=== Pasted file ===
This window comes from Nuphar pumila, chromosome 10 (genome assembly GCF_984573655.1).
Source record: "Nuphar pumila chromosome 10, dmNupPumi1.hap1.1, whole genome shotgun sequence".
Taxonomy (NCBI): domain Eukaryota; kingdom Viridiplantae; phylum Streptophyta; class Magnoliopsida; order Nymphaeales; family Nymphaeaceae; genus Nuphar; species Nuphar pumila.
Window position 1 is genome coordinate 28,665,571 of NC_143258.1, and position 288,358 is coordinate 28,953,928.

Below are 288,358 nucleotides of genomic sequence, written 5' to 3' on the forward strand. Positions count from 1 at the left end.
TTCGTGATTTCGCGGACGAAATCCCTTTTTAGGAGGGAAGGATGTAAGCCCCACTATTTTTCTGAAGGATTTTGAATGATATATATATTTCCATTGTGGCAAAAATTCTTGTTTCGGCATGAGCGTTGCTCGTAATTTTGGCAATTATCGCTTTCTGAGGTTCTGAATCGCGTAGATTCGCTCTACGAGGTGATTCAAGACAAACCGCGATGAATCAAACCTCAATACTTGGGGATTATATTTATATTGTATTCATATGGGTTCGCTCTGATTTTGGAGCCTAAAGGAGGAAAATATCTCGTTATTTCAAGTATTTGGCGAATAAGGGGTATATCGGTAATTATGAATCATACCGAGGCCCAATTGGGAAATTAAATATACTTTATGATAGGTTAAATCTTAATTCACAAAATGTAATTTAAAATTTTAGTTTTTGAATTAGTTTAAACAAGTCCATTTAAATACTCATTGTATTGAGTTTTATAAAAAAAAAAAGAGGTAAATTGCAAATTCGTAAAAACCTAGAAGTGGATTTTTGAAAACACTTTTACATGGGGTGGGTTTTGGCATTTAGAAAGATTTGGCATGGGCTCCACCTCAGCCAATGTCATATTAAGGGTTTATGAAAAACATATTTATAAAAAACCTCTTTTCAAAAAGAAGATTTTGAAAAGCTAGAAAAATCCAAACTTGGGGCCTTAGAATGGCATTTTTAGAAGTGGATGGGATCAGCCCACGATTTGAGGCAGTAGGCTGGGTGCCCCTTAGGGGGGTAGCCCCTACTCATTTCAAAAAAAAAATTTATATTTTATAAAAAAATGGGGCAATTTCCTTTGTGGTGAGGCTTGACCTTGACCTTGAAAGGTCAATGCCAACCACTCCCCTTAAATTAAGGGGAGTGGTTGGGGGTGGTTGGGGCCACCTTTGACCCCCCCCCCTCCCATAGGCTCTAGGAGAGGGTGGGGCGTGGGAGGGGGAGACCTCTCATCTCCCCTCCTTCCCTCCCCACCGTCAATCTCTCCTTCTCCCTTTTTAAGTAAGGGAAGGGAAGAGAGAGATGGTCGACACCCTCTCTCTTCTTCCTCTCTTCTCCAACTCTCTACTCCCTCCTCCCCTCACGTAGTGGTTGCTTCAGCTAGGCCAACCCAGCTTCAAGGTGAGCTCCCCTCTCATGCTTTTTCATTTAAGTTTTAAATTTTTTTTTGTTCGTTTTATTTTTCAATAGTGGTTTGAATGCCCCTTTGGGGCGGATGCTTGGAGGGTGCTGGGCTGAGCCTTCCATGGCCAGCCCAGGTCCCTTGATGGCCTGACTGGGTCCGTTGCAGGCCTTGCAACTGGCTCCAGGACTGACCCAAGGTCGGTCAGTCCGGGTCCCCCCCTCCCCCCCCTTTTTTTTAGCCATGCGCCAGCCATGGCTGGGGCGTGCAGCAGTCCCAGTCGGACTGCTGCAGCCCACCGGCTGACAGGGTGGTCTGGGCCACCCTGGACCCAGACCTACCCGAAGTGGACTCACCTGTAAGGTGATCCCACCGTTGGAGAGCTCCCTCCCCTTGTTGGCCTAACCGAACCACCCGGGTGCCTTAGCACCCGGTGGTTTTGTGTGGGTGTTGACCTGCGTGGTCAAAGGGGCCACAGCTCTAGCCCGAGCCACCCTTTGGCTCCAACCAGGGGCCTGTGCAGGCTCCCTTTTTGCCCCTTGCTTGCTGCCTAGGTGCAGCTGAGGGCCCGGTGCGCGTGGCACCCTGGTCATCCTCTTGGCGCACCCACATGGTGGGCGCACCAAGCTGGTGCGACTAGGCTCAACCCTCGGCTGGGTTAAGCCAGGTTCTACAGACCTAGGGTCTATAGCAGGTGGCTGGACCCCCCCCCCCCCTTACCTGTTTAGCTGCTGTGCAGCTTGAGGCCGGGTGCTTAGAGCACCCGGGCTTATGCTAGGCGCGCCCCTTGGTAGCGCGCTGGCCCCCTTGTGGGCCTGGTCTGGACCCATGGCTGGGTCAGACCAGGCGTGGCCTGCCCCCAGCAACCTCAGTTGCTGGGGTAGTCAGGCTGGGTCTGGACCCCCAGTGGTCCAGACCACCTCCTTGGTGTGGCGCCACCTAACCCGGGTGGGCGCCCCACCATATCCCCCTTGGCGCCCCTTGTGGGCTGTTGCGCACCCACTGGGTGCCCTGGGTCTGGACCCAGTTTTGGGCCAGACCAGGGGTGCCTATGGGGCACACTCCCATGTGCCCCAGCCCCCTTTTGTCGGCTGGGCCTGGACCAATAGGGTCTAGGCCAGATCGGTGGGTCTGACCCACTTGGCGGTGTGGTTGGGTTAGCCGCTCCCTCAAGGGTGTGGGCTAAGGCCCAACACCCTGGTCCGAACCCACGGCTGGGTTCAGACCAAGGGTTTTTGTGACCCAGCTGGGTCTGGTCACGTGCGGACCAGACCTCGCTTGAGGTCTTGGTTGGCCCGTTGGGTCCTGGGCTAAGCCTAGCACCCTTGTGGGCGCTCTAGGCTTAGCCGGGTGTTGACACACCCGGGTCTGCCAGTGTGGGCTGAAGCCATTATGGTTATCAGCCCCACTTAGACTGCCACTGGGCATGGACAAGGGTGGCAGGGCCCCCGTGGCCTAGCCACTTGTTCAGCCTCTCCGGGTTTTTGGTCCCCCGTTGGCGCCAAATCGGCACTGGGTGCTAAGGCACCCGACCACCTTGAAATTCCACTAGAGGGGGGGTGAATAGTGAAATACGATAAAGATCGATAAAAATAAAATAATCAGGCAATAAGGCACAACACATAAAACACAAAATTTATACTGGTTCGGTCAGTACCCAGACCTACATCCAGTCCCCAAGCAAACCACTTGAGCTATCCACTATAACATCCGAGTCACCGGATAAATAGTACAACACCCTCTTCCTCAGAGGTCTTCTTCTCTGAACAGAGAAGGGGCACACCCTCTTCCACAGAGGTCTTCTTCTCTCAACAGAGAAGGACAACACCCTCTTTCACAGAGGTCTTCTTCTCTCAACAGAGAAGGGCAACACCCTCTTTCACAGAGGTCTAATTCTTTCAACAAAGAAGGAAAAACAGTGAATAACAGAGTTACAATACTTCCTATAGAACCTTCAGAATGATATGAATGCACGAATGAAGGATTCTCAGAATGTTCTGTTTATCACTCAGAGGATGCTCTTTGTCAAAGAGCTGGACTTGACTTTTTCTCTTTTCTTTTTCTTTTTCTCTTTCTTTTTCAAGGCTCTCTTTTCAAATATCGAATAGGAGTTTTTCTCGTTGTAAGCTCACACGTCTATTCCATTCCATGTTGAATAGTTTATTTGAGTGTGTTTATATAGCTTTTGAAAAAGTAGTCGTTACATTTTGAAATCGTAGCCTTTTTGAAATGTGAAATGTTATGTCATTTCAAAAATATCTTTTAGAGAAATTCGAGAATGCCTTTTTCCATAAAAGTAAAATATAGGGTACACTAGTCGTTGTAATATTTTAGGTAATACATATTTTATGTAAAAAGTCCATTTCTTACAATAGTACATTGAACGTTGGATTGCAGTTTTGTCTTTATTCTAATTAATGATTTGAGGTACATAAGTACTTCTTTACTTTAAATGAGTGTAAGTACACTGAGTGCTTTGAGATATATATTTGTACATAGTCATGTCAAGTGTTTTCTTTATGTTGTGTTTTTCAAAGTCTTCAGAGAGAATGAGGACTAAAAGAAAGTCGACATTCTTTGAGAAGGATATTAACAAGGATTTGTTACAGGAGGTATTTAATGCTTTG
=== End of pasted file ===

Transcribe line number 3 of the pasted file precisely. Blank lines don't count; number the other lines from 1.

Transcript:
Taxonomy (NCBI): domain Eukaryota; kingdom Viridiplantae; phylum Streptophyta; class Magnoliopsida; order Nymphaeales; family Nymphaeaceae; genus Nuphar; species Nuphar pumila.